In the spirit of “killing multiple birds with one stone”, we’ve been able to coordinate with general surgery clinic and we will be switching Evanna’s PEG GTube for a “button” GTube while Evanna is under general anesthetic for the bronch. Then, because our cardiologist is super awesome, has decided to try and save us another hospital appointment, and will do an ECHO during this admission to get a feel for how her heart is doing. So basically our quick April hospital admission is going to be super busy trying to get as much accomplished, and be as efficient as possible touching three the major areas (respiratory, GI & cardiology!).
Hopefully after that we can just relax and look forward to celebrating Evanna’s 2nd birthday at the end of the month.
Finally just as a quick side note/update, as I’ve had a few people ask me – the new house is finally getting under way! We haven’t really had the opportunity to go and see the progress for ourselves as we’re just a little too busy, but the builder sales rep has graciously been keeping us somewhat in the loop and even sent us a few photos of the basement being poured a few weeks ago. At this point they gave us an early summer possession, but Nick and I are guessing we won’t get possession until the end of summer (which we actually prefer…). I’m excited to move into a new place that will give us a bit more space and better natural lighting (the downside to townhouses). The thing I’m looking forward to the most is that the living room will be at the back of the house vs the front. During the day, Evanna spends practically all of her time there, so when people come in and out of the house during the winter, a cold blast shoots across the living room and we won’t have to deal with that in the new house.
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So today’s date marks another significant “milestone”. Today is Evanna’s 1 year “tracheo-versary”. It was one year ago that we finally agreed to proceed with the trach after almost 5 months of Evanna being intubated, and came to terms and were okay with the impact it would make on our lives. While it was supposed to be our “ticket home”, unfortunately Evanna had other plans and continued to throw curve balls our way following this procedure, basically delaying our discharge for an additional 6 months after this surgery. Buttt it’s still the reason we were finally able to go home back in November. Click HERE, HERE and HERE to go back and read those original posts!
It’s funny, this one probably one of the most basic and routine surgeries Evanna has had to date (heck, this procedure is routinely done at bedside for adult patients), but it was literally the hardest consent forms that we’ve had to sign and probably still has the biggest impact on our day-to-day lives. In the pediatric trach community, trach mamas often say it was “the best decision they’ve ever made” and they “love the trach”, but I guess I just have a hard time agreeing with those exact statements. I get messages once in a while from other medical families asking for my opinion on this particular topic and if I’m glad we did it (because they are facing the same decision for their child), and I guess what I tell them is “while I don’t love the trach, it’s better than being intubated for a long period of time and it’s what allowed us to take Evanna home – which is the most important thing”. For the most part we don’t think about it on a day-to-day basis anymore –it’s really become our new normal, but at the end of the day, I still hate that we have to deal with it and small problems it creates. Things have gotten better, and I know the situation will only continue to get easier and easier as time goes on, but I definitely look forward to the day when we can decannulate Evanna – even though it might still be years away. Heck, just getting to a point where Evanna can sprint off the vent during the day will make our lives so much easier and hopefully that will happen in the near future.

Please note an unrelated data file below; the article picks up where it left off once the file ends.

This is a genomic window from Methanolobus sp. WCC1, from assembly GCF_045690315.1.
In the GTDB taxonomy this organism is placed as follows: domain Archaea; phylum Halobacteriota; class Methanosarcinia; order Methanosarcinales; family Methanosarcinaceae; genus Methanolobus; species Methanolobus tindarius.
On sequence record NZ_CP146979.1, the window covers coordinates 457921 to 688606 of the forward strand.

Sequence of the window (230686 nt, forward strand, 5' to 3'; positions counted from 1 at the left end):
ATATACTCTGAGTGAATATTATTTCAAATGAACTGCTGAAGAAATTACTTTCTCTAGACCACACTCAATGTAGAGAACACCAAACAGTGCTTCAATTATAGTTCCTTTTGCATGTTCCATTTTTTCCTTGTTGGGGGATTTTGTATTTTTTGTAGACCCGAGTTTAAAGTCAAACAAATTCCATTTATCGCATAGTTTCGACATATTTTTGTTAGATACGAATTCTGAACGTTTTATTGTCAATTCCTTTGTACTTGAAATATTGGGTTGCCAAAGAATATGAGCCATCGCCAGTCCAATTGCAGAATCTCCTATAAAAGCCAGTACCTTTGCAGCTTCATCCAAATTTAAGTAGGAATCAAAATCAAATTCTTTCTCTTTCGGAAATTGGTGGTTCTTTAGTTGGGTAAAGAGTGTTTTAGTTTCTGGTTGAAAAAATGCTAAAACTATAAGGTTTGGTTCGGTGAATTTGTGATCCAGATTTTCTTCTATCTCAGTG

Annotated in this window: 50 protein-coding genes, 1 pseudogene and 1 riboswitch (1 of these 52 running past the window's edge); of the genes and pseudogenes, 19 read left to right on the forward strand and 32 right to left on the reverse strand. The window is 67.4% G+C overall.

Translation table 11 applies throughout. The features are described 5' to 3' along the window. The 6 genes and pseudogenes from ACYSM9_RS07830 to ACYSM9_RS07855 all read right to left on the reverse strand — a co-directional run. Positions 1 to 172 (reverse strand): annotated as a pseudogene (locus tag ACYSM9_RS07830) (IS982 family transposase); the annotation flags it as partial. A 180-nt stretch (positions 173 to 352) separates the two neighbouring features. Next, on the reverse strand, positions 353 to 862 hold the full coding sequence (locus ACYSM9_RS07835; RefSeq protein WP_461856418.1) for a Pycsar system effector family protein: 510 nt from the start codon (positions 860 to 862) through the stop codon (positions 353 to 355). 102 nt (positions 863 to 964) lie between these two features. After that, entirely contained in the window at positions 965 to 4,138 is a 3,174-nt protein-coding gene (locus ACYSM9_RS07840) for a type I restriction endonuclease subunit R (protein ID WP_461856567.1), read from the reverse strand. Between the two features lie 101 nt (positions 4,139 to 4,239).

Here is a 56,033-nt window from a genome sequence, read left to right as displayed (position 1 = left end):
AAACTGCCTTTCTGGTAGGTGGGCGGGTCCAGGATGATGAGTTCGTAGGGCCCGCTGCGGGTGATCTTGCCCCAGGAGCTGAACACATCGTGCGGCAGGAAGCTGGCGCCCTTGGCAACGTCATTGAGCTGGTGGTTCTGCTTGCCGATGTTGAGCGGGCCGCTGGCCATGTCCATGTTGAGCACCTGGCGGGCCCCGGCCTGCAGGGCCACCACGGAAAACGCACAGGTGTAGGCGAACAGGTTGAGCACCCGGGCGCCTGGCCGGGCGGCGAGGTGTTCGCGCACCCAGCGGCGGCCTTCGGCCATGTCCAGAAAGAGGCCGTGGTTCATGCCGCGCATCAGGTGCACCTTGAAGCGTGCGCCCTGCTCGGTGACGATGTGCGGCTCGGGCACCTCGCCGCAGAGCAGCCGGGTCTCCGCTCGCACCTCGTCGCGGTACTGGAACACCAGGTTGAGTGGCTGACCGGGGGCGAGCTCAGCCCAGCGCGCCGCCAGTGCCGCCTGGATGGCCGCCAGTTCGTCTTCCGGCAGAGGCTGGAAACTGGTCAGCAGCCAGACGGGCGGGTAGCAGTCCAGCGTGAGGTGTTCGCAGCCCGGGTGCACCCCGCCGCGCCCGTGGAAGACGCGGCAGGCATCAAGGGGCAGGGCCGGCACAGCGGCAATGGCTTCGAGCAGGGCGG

Despite everything, I still feel incredibly blessed. We have access to a great homecare program (I’ve have finally been able to learn to look at the positives of homecare), we have some wonderful girls/nurses working for us who have been incredibly flexible with our family’s schedule (and are great with Evanna), our friends and families have been incredibly supportive of our needs, and of course my amazing husband who goes above and beyond for me every single day.
While Evanna’s trach and vent can be difficult to deal with on some days, it has also been a blessing. It has given Evanna the chance and opportunity to really grow, thrive and develop wonderfully and been a wonderful tool to give her the support that she currently needs. I get asked ALL THE TIME of when she’ll get it out (been asked twice already this week), and my answer is: while we hope to decannulate Evanna in a couple years, it’s really up to her and when she’s ready. The respirology and ENT teams at ACH will always continue to move forward and push Evanna, but they can only push to what Evanna can handle. If we push too hard, it could cause Evanna to get sick and land us in the hospital in respiratory distress. Spring is around the corner (so “RSV season” will come to an end), so I am excited to see what progress can be made over the next 6 months before winter returns.
Thanks for reading this incredibly long post. I’ve been meaning to do an update for over a month now…but life likes to get in the way. Besides family updates, I have some ideas for different types of posts (just some topics I feel passionate about), and I hope to find time to get some of those written up and posted.
xo The Irvine Family